Format reviewed: NES/Famicom
Submitted by: peter maris
Kickle Cubicle is a single-screen, overhead-view puzzle game in the spirit of the "Adventures of Lolo" series of games that were very popular in the 1980s. Kickle, your earmuff-clad hero, must navigate traps and obstacles using the simplest of weapons: his freezing cold breath (which can turn certain enemies into ice cubes and temporarily immobilize others), and the ability to create ice pillars. Your mission, should you choose to accept it, is to save the inhabitants of four different lands.
Naturally, you must also rescue the four princesses that reside within the palaces. There's the ruler of Garden Land, Princess Pumpa (Pumpa? What kind of parent names their poor daugther Pumpa?), Fruit Land's ruler Princess Lutea (who looks like a hula girl), Cake Land's Princess Cremia (can you imagine how hard it would be to maintain your weight if you ruled over Cake Land?), and finally the leader of Toy Land, Princess Mira (who's mentioned in the instruction manual as the one who calls out to Kickle for help). As in Super Mario Bros. and other games with similar "save the princess" storylines, one wonders why four human princesses are in charge of sentient cakes and toys.
At the end of each Land, you are taken to the palace and must fight a larger version of one of your common enemies: the one-eyed rooster, the ball-throwing clown, and the shell-spinning turtle (who is actually a mythological Kappa, according to the instruction manual art). The boss characters throw a large object at you, which will break into four smaller pieces. Get behind one of the pieces and push it back at the enemy to damage it. Your final enemy is the Wizard King – a snowman with an overturned bucket on his head. He's the reason you have to solve all these puzzles and rescue weird sentient edibles. You can beat the Wizard King just like his underlings, but obviously he's much tougher.
Don't go into Kickle Cubicle expecting fast-paced button pressing. This is more a game of strategy than reflexes (although you'll need both). In most levels, Kickle first needs to freeze the little blue guys into ice cubes with his icy cool breath (that lasts… sorry, bad joke). By throwing these ice cubes, Kickle can turn the impassable water sections into floor tiles, allowing him to walk across. You'll also utilize contraptions like hammers and springboards to get the ice cubes where they need to go. In each level, your job is to collect all of the flashing red bags scattered across the board. Inside are trapped denizens of the islands – talking carrots and pies and whatnot. Most boards also contain popsicle bonuses that you can collect for extra points. Some levels even have 1-up hearts that give Kickle an extra life. Upon completing a level, Kickle is awarded with points according to how quickly you solved the room's puzzle.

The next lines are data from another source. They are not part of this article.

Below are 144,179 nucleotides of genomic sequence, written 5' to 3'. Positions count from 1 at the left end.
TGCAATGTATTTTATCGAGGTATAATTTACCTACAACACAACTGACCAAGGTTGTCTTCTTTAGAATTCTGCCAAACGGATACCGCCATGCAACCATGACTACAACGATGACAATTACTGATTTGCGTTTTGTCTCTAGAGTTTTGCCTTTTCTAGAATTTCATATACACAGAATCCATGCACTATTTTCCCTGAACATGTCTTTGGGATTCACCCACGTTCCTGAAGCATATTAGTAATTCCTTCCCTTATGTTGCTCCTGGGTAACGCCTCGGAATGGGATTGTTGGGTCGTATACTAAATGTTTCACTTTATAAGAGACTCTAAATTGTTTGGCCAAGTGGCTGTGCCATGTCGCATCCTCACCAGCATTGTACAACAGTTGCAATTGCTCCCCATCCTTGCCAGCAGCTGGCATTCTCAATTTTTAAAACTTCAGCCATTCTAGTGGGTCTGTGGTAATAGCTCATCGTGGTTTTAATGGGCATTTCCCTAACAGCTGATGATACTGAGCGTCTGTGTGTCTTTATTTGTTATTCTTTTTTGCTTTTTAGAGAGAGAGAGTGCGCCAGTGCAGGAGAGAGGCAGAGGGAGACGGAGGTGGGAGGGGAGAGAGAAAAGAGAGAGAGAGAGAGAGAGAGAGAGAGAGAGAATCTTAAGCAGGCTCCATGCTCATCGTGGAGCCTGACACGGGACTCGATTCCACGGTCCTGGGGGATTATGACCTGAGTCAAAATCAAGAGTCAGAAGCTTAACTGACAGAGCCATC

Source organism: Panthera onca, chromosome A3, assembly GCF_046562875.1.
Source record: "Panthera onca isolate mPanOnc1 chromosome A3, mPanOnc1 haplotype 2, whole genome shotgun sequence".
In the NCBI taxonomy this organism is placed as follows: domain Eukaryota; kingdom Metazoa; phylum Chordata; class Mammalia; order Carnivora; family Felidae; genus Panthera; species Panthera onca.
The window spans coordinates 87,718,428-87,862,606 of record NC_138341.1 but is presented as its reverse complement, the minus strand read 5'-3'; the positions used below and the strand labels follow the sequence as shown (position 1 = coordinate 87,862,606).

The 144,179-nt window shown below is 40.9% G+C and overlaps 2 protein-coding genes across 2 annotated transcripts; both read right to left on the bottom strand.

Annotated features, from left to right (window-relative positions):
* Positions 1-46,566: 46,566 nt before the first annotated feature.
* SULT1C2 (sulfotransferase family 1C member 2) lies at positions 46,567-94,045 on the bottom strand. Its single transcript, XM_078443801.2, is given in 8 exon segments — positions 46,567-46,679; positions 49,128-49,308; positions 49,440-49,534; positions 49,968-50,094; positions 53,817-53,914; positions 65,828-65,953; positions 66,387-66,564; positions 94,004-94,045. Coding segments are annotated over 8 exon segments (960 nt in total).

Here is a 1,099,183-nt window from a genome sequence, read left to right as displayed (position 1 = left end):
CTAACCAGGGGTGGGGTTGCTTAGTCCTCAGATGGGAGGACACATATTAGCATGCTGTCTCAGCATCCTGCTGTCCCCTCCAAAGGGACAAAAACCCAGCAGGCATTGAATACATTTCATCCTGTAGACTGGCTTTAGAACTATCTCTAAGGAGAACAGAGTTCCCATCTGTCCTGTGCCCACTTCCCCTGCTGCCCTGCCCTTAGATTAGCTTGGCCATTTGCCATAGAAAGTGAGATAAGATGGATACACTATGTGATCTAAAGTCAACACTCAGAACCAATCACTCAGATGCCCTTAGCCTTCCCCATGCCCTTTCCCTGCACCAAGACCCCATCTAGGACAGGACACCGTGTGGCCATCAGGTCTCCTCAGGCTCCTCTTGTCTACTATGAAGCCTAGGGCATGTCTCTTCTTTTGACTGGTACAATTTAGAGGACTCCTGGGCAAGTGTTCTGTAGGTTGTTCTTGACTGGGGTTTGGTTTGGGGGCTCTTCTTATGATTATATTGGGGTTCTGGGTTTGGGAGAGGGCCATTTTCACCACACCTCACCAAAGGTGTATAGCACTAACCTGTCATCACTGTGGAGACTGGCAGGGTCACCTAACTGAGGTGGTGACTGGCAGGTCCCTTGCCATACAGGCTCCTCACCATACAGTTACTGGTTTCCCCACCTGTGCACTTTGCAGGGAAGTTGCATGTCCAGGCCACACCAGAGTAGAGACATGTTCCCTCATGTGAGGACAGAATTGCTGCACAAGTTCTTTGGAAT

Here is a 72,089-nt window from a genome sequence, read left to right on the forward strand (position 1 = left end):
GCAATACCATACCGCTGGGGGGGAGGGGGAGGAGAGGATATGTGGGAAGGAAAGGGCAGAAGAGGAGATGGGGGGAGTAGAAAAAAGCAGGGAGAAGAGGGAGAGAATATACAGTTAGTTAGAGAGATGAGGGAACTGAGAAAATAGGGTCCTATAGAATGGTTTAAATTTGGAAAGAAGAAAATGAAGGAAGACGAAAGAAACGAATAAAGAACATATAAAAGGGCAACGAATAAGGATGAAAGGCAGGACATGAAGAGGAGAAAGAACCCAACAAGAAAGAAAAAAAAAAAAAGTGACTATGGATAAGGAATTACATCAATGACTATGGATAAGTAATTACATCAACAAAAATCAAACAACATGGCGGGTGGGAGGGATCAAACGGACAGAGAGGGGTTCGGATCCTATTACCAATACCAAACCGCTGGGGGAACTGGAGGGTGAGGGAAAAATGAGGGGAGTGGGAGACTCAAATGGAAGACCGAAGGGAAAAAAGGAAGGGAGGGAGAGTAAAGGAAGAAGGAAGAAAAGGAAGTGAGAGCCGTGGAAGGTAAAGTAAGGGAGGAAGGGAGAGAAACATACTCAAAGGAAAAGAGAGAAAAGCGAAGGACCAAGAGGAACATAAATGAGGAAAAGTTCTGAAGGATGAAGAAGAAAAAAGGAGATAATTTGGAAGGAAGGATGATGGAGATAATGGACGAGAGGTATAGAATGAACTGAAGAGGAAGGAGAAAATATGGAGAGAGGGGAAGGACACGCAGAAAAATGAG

Of course, just because this is a puzzle game doesn't mean you can't die. First off, touching any enemy character or enemy projectiles is deadly to Kickle. If Kickle is hit by flying ice cubes (kicked by an enemy, bounced off a springboard, etc) or a spinning hammer, you also lose a life. Finally, you'll lose a life if you fail to complete the level before the timer reaches zero.
The whole game has a youthful, cheery feel to it. Kickle looks like he went to high school with Lolo and Kirby, floating from stage to stage courtesy of a red balloon on his back (maybe that's where Tingle got the idea). The enemy characters are more goofy looking than frightening, including the Wizard King (the above-mentioned bucket-headed snowman). The background music is repetitive, but it's bouncy and upbeat. There's only one thing in this game that ever creeped me out, and that was the pumpkin palace in the first world. I mean, this is poor Princess Pumpa's home, and it looks like an evil jack o' lantern. She's got a lousy name and a scary house, and she rules over a bunch of sentient veggies. The other princesses get things like cake and toys, she's got leafy greens. Looks like she got a raw deal all the way around.
The overall cuteness of Kickle Cubicle underscores just how tricky some of these levels can be. Any youngster giving this game a try should ask Mom or Dad for some help with the later puzzles. Sometimes a puzzle's solution is just a matter of a different perspective. I remember playing this game as a kid and having the whole family offer suggestions to some of the later boards.
If you've had it with Kickle for the day, the game includes a password feature so you can continue where you left off. This is very useful when you want to return to a challenging puzzle with a fresh eye. There is only one eight-character password per level, so you can't save your high scores.
All in all, Kickle's a fun little guy who've never (to my knowledge) appeared in any more games beyond this one. It can be assumed that he lived happily ever after in Toy Land with Princess Mira, and they never had any problems again (at least not problems that require a gamer's help). The overhead-view puzzler genre seems to have vanished over the years, but this game is still a challenging brainteaser for players of all skill levels.